- Give appropriate commands for a paddler to retrieve objects from the water.
- Practice common sense at all times.
- A UHF Radio set to Channel 16 connects to the U.S. Coast Guard Command Center.
- Information to be provided to an emergency responder:
- Nature of distress;
- Number of people involved;
- Vessel type (dragon boat); and
- Whether everyone is wearing a PFD.
- Always listen to the drummer or steersperson.
- If you hear ‘HOLD THE BOAT OR STOP THE BOAT’ at any time, follow their directions immediately.
- Limit chatting; do not scream or panic, but try to stay calm.
- Use common sense at all times.
- Know your seat number and your seat mate. If the boat goes over, the steersperson can account for everyone by having everyone call out his/her number, and/or determine who is missing.
- Call out and look for your buddy in the event of a capsize; however, bear in mind that when a boat rolls, your buddy may end up on the other side.
- Ask for his/her status and condition.
- Do not hold on to your buddy. If still available, use your paddle as your connection; otherwise, reach out by extending your arm.
- The first and last seats on the boat must also check for the drummer/coach and steersperson.
- In a case of ‘man overboard,’ wait for the steersperson to maneuver to an optimal boat position and listen to all commands before extending out your paddle handle (the T).
If the Boat Rolls Over:
- A roll-over may not be stopped once it starts to turn.
- If you are on the higher side of the boat when it begins to go over, try to jump clear of your seat partner to avoid injury.
- If you come up under the boat, there will be an air pocket available for you to catch your breath and get your bearings.
- Feel your way to the side of the boat and then surface on the outside. Call out to your buddy to let him/her know where you are.
- Hold on to the gunnel.
- If you are separated from the boat, hold on to your PFD, tucking in your arms to protect your elbows.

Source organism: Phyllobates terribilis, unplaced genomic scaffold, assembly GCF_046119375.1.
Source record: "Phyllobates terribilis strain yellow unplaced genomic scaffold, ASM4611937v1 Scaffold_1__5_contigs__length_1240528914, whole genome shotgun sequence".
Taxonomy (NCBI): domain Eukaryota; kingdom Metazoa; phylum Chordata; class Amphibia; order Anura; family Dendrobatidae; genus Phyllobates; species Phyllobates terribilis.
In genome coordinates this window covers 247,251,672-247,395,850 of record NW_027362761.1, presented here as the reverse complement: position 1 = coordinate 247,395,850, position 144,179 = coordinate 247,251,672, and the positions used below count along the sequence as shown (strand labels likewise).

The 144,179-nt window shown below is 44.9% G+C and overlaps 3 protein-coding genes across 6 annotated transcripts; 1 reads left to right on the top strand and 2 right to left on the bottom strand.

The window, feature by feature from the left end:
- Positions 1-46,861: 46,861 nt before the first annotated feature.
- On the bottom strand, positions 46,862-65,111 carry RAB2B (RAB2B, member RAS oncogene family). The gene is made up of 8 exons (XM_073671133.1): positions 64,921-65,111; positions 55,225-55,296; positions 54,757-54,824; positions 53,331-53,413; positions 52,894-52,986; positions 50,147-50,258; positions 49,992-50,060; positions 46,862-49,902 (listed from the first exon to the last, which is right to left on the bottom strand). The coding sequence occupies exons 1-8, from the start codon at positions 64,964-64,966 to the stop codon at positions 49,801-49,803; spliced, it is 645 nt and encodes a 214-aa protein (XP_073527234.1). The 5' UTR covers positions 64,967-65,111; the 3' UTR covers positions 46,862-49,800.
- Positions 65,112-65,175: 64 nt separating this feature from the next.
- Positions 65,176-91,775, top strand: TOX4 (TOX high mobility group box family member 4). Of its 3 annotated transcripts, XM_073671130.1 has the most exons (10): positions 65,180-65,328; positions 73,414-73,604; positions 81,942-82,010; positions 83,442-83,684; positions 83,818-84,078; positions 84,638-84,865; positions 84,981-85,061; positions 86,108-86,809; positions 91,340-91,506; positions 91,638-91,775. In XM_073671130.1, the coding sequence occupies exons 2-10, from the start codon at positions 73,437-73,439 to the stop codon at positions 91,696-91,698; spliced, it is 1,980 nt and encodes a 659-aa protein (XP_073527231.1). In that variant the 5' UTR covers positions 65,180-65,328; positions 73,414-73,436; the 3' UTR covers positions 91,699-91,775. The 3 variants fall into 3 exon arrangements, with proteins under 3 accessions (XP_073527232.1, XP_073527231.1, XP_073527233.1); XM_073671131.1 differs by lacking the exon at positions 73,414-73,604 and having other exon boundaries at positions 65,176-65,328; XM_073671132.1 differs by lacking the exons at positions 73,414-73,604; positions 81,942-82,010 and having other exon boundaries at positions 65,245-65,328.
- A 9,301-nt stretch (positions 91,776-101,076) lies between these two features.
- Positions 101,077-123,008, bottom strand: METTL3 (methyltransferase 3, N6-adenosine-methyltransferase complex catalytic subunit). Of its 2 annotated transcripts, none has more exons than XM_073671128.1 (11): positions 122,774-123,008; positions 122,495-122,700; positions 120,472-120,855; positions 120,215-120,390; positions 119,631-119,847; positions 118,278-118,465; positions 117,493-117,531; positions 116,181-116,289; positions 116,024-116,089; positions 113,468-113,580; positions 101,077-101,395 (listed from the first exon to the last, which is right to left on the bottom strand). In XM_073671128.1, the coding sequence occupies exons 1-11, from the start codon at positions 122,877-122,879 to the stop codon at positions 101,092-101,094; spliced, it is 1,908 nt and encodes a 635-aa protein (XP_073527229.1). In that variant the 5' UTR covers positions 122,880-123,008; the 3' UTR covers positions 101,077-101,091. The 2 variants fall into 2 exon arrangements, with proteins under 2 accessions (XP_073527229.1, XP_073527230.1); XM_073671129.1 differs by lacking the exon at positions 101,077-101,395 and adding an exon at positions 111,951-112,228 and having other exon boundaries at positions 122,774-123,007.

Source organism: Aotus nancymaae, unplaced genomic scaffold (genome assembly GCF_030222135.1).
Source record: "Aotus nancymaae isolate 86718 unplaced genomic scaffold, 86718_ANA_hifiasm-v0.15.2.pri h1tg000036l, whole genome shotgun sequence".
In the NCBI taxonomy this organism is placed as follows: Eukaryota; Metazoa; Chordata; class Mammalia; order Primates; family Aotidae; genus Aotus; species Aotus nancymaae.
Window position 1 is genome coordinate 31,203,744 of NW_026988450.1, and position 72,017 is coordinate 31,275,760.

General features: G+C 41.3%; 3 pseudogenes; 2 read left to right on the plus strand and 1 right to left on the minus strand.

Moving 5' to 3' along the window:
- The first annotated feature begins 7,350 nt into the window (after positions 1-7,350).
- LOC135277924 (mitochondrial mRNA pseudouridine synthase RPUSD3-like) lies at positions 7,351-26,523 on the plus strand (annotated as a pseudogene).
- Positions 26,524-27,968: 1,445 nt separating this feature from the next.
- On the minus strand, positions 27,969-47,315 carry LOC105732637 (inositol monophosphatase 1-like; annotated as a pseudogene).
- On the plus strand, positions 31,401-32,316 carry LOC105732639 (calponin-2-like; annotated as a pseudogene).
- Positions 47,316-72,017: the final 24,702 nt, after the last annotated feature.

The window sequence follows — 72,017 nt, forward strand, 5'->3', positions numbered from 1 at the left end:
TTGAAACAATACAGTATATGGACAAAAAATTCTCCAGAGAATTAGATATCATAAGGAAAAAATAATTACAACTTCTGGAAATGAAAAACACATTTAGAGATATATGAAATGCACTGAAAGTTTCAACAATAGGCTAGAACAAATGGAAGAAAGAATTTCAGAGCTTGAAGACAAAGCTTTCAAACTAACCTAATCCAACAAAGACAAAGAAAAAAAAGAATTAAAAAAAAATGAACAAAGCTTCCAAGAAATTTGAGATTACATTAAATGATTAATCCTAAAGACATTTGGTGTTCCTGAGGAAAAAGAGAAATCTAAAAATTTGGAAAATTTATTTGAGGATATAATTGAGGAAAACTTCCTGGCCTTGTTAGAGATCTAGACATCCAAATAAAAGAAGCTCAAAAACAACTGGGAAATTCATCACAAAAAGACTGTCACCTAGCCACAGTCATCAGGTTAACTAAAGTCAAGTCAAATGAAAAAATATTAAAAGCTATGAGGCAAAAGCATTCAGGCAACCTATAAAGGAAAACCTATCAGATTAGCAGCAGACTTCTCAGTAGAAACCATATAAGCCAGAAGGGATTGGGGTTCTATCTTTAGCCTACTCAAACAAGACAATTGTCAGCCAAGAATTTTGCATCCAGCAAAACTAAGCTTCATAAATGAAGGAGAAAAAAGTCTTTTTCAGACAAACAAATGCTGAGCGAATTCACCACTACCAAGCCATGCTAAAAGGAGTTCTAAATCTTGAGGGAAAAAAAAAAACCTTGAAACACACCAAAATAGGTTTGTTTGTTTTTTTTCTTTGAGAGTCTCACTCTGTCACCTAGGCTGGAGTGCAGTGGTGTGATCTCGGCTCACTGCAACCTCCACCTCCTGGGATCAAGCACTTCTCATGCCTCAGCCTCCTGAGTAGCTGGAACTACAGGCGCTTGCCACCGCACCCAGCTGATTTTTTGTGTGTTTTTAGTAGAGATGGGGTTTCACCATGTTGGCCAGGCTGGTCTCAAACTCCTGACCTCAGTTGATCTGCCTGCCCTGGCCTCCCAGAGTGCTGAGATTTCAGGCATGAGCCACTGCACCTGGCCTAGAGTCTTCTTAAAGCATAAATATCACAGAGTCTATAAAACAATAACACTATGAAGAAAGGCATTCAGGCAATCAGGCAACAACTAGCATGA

- Always watch your head to prevent a head injury.
Stay With the Boat:
- Stay with the boat until the rescue craft arrives.
- Under no circumstances should you attempt to swim to shore.
- Spread evenly around both sides of the capsized boat, holding onto the top edge (gunnel) or to your paddle if you still have it.
- The boat has the capacity to support a full crew even when fully submerged (due to lightweight construction and bulkheads filled with air).
- If the dragon boat is upside down after capsizing, spread evenly around the outside and, if possible, gently roll it over.
- Remember there may be others trapped underneath. Look for or call out to your ‘buddy’ and obey the instructions of the rescue boat.
- Once the Rescue Boat arrives, they are in charge.
- If other paddlers are injured or having difficulty reaching the boat, give them assistance reaching the boat and make the rescue boat aware of the situation.
- If the steersperson or anyone falls into the water, someone must immediately call out: “Man Overboard.” This call communicates the situation to the entire boat.
- The coach takes over the command and keeps everyone calm.
- Call for, and maintain, a “Brace” until a new command is called.
- Identify a time keeper to track how long the person has been in the water.
- Call out to the person to check for alertness and responsiveness.
- If the person is alert, quickly toss the throw rope at the person; this connects the boat with the person to prevent further drifting, especially if there is a strong current.
- Once the person has a good rope-grip, the crew pulls the person towards the boat to minimize the distance and to conserve the person’s energy.
- If possible, try to pull the person back onto the boat at the front or at the back of the boat without leaning outwards.
- Wrap the person in the space blankets located in the safety box.
- If it is difficult to pull the person back onto the boat, quickly wrap the rope around his/her waist and paddle back to shore with ample clearance around the person.
- This entire rescue mission must be completed within 10 minutes or less to reduce the risk of hypothermia. The time keeper needs to remind the coach every 3 minutes on how much time has elapsed.
- Once on shore, keep the person wrapped in the space blanket, have someone stay with the person, and drive the person immediately to one of the bathrooms for a hot shower.
- All paddlers should keep a set of dry clothes in their car or inside the shed; at a minimum, two towels and an extra jacket.
- OPD Safety Committee.
- Certain sections were incorporated under consent from the International Dragon Boat Federation (IDBF).